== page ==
THE HOUSE OF COMMONS voted, by 311 to 302, for the government to publish the information, giving the prime minister a deadline of 11pm on Wednesday to comply.
The new document claims to be a “worst-case scenario” which warns of disruption at Dover and other channel crossings for at least three months, an increased risk of public disorder, and some shortages of fresh food.
The report also indicates medical supplies on cross-Channel routes “make them particularly vulnerable to severe extended delays”, the report says, with some medicines having such short shelf lives they cannot be stockpiled. A lack of veterinary medicines could increase the risk of disease outbreaks, it adds.
The possible chain reactions may include: Protests and counter-protests will take place across the UK, Lorries could have to wait more than two days to cross the Channel, Some businesses will cease trading and a possible growth in the black market.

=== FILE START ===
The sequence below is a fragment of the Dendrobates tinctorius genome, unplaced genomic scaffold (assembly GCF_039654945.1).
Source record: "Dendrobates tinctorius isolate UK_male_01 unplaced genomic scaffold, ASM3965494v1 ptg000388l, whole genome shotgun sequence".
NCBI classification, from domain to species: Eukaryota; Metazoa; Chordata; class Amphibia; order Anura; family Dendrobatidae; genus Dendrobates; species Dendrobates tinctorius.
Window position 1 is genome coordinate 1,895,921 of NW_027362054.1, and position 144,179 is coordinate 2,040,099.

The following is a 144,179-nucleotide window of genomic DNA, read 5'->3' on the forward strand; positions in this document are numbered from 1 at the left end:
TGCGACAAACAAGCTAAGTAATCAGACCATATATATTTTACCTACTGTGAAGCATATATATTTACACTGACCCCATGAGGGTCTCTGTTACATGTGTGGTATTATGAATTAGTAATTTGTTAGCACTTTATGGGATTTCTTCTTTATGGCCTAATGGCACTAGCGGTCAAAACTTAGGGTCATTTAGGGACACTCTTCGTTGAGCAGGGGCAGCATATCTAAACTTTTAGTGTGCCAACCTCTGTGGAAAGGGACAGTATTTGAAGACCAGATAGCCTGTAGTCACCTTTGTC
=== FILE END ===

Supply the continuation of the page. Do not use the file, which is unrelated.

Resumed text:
The document also concedes that there will be a return to some sort of hard Irish border despite a UK insistence it will not impose checks.
Shadow transport secretary Andy McDonald has stated “This is more like emergency planning for war or a natural disaster and we are doing it voluntary.”
Boris Johnson has lost every vote in parliament since he became prime minister in July, including on his two attempts to trigger a snap general election for next month.